Super Bowl XLVII turned out to be a great game for Nevada sports books. According to figures released by the Nevada Gaming Control Board Monday afternoon, bettors set a record handle, wagering $98,936,798, surpassing the previous mark of $94.5 million set in 2006.
The books’ hold, though not a a record, was a very respectable $7,206,460 or 7.3%, up 42% over last year’s modest $5 million win.
But, as always, some books broke even, some won, and a few lost. “I’m just glad the football season is finally over,” said LVH Super Book vice president Jay Kornegay. “It just seemed whatever we booked on Sunday, we were on the wrong side.”
While the Ravens’ 34-31 win produced bad results due to the popular public parlay wager on the dog moneyline to the OVER, Kornegay’s loss on Super Bowl Sunday was spurred by losses on the props.
“It was like Murphy’s Law props for us. Everything that could possibly go wrong for us happened on the props,” said Kornegay. “It was the second time in the last three years we lost on the props. Between the game going OVER and the 41 different props on Colin Kaepernick going against us, it turned out terrible for us.”
Kaepernick threw for 302 yards and rushed for 62 along with a touchdown, giving most bettors their money’s worth on their wagers. They got to see what they wanted out of the phenom and cashed in by betting OVER both 235.5 yards passing and 48.5 yards rushing.
“It got worse at the end of the game when the 49ers got a safety,” said Kornegay. “We had the last scoring play of the game with a safety being 75-to-1, which people love to play just because the odds are so high, and 9-to-1 that a safety would happen at all during the game, which people always bet ‘YES’.” “People love to bet the safety to occur,” said Wynn sports book director John Avello who had a small overall win on the day.” It’s a small window of opportunity to happen, but the big odds always have people throwing a few dollars on it. It’s weird, last year we had a safety happen as the first play of the Super Bowl and this year we have one to end the game. You couldn’t even make a price on that happening.”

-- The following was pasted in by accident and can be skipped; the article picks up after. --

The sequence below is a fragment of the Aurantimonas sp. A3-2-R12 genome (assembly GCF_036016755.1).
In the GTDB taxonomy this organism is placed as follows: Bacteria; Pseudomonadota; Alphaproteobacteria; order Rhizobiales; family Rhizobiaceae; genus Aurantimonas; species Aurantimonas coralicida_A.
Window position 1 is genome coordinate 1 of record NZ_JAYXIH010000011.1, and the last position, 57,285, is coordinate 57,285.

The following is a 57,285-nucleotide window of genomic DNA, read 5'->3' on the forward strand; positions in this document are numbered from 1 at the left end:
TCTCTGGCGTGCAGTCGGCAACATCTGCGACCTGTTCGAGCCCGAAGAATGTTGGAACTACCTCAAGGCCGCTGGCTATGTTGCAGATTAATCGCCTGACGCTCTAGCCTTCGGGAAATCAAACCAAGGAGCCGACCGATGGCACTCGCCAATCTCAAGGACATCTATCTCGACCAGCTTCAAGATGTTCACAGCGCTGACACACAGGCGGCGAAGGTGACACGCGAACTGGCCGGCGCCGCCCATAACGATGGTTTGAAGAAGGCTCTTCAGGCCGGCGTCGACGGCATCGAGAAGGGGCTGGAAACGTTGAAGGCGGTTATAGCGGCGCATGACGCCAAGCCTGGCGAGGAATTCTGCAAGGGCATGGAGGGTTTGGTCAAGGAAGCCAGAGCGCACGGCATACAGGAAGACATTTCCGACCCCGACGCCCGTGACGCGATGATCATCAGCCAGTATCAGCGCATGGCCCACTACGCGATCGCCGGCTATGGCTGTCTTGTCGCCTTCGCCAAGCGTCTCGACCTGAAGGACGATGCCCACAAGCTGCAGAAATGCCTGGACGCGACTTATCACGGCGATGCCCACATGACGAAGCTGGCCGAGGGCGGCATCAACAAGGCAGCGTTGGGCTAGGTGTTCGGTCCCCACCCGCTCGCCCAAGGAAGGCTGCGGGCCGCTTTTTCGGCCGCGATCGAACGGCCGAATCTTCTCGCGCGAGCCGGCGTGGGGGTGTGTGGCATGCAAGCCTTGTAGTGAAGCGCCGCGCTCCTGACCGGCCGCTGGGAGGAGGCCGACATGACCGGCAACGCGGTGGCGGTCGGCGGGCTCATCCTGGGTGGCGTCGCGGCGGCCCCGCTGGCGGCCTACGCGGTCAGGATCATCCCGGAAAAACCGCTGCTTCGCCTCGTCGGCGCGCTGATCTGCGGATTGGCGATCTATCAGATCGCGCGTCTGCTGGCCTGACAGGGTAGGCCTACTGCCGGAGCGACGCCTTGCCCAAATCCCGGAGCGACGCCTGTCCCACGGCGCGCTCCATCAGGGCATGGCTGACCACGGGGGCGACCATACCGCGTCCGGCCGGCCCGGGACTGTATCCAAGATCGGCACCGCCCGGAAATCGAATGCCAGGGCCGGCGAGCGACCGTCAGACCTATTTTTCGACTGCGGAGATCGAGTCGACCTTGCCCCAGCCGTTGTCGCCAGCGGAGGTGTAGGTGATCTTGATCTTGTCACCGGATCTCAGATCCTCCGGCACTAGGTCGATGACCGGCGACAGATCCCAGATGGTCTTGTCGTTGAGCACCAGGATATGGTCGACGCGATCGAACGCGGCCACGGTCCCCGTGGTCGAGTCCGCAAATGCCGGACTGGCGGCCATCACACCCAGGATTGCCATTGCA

Up north in Reno, the Peppermill was in a position where they thought they were going to have to fend off all the 49ers action with plans of keeping the number higher than Las Vegas, but the action didn’t allow it.
“We had a record handle on the game,” said Peppermill sports book director Terry Cox. “The most surprising thing about it all was that we got way more Ravens money than anticipated, but in the end we still had a great day. Between the game itself and posting the futures – where the 49ers were bad for us – we did well.”
Cox had stated last week that their goal was to stay about a half-point higher than Las Vegas on the game just because of being 49ers country, but the money forced them into another game plan.
“We just let the money tell us where to go,” said Cox who initially opened the 49ers high at -6½. “When it seemed like we were ready to make a move higher, we’d get Ravens money that balanced us out. We got as high as -5, but closed at -4½.”
The consensus around Las Vegas closed 49ers at -4½ or 4. But the big killer was the Ravens getting +155 or +160 on the moneyline parlayed to the OVER. Despite the line being about 20 percent less value than what a regular season game would offer to the dog, bettors still took the plunge and cashed in.
The underdog Ravens covering was the fifth dog to succeed against the spread in the last six years and ninth in the last 12.
Micah Roberts is a former Las Vegas race and sports book director, and longtime motorsports columnist and sports analyst at GamingToday. Contact Micah at [email protected].